• avatar
    gtemnykh

    I will echo the others in saying that if they are not visibly blown (leaks) then the shocks are fine. Most will lose their gas charge after 10+ years but still have damping force. My brother finally replaced struts on a 1989 MPV with 200k miles on, many of which were fire roads. They still had life left in them damping wise, but the spring perches were rusting out. Conversely the front and rear shocks on my 4Runner were toast at 99k miles, so this varies by vehicle as well as their use. The 4Runner sat in a garage for the most of the past decade seeing almost no use, I’ve heard shocks go bad from not being used (seals dry up?).

    As far as smooth rides go, I just test drove a 1963 Chevy II 4 door this past weekend, the suspension on that thing was bombproof, it barely felt the worst that Indianapolis ghetto roads could throw at it. Modern cars definitely place more of an emphasis on handling/control over a ride the smothers potholes. It’d be interesting to see if in this age of increasingly deteriorating infrastructure whether we’ll start to see more ‘boulevard rides’ again.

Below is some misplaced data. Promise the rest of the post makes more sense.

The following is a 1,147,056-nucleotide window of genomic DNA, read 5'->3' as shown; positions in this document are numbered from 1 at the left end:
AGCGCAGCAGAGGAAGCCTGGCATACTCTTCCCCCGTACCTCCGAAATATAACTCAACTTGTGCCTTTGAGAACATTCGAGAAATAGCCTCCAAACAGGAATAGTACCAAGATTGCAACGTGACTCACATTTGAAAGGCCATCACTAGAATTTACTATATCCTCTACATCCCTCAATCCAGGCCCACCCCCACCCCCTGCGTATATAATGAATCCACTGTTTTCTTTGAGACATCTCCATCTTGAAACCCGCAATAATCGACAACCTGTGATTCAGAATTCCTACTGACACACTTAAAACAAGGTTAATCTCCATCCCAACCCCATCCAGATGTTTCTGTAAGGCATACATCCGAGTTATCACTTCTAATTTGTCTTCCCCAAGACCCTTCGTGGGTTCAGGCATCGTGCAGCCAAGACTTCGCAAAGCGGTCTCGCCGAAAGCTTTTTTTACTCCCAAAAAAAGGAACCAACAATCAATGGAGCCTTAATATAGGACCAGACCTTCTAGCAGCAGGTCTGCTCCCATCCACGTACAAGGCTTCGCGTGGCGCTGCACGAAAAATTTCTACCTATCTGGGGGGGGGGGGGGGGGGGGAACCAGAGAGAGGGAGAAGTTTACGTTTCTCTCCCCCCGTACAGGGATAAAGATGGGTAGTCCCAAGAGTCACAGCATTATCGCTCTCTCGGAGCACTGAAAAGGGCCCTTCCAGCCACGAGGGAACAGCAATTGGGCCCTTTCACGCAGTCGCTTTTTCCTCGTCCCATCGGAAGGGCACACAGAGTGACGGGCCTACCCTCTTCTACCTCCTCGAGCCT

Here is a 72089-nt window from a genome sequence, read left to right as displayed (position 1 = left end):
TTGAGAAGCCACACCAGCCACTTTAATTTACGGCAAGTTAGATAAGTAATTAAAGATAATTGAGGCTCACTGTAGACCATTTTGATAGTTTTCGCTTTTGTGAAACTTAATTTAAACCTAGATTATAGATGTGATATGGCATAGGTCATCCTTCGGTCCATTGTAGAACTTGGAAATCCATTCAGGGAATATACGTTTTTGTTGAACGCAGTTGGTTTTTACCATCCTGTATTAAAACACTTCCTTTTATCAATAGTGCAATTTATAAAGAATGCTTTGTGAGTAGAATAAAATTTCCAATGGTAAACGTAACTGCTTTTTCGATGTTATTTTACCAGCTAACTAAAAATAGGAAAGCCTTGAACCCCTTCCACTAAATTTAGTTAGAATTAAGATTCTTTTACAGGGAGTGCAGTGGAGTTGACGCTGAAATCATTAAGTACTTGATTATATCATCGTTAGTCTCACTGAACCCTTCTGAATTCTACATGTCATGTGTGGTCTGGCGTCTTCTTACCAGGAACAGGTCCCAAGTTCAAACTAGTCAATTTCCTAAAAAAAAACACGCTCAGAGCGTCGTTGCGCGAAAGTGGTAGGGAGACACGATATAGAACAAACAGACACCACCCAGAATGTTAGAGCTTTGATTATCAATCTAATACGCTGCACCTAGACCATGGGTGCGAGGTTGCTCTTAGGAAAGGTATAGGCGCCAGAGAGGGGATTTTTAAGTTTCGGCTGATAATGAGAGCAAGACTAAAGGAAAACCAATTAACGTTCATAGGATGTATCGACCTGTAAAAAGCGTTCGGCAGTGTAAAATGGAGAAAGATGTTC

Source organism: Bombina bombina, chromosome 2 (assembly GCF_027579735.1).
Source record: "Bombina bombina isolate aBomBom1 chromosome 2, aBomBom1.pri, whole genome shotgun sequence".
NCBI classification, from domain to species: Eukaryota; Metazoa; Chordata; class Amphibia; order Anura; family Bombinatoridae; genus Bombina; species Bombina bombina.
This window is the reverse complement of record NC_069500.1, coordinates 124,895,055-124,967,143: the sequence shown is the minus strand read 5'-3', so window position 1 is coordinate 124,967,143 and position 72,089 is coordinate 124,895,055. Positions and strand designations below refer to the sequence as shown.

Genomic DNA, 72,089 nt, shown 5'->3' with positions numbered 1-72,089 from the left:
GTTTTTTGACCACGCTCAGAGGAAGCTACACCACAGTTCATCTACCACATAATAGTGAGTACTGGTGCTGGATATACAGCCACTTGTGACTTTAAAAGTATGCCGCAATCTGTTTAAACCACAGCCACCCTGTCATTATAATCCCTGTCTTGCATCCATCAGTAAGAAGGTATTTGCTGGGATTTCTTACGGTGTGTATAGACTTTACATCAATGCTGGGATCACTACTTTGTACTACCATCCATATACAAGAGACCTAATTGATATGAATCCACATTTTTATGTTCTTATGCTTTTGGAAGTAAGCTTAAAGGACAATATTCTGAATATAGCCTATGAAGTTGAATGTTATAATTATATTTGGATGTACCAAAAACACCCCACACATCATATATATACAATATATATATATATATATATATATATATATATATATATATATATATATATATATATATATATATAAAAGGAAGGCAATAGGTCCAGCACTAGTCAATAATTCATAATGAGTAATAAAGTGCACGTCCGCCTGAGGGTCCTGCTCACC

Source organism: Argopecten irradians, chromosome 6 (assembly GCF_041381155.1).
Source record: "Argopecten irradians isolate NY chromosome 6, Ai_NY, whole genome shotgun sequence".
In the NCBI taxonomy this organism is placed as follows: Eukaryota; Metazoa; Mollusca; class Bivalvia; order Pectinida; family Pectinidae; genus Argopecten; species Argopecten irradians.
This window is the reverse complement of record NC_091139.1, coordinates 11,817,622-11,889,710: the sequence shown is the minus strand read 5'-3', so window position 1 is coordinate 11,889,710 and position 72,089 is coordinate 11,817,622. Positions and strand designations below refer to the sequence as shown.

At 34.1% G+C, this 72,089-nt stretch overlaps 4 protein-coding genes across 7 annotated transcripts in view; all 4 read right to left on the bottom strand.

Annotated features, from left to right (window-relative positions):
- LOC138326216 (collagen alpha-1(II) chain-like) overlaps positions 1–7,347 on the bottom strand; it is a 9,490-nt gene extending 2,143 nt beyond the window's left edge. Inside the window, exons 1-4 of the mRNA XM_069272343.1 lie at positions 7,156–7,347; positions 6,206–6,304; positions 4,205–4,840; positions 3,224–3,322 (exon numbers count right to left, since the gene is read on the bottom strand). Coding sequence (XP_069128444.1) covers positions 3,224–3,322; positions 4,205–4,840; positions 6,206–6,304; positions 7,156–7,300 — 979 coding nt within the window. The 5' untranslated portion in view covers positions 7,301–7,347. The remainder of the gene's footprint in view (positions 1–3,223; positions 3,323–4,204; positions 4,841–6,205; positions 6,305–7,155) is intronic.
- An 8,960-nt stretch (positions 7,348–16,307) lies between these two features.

• avatar
    CoreyDL

    I will be checking my swaybars soon, since I do live in the Rust Belt. Though until 3/2013 the car lived in North Carolina. So it might just be the tires (though still fairly new) because they are Goodyear Eagle RS-A’s. The ride just feels a bit too jittery over bumps, with thumping.

    • 0 avatar
      PonchoIndian

      I’ve been through probably about a dozen sets of RS-A’s of various sizes since they replaced the GT+4

      RS-A’s are not known for their ride quality, quietness or long life. Come to think of it, most people hate them (I actually like them for sentimental reasons mostly).

      I think your biggest bang for your buck would be to get something a little more “touring” instead of performance. The Goodyear Comfort tread tires make a huge difference over the RS-A’s, and last a boat load longer too (this is knowledge from experience).

      I’m sure you could find another brand that will also make a huge improvement over the tires you current have.

      • 0 avatar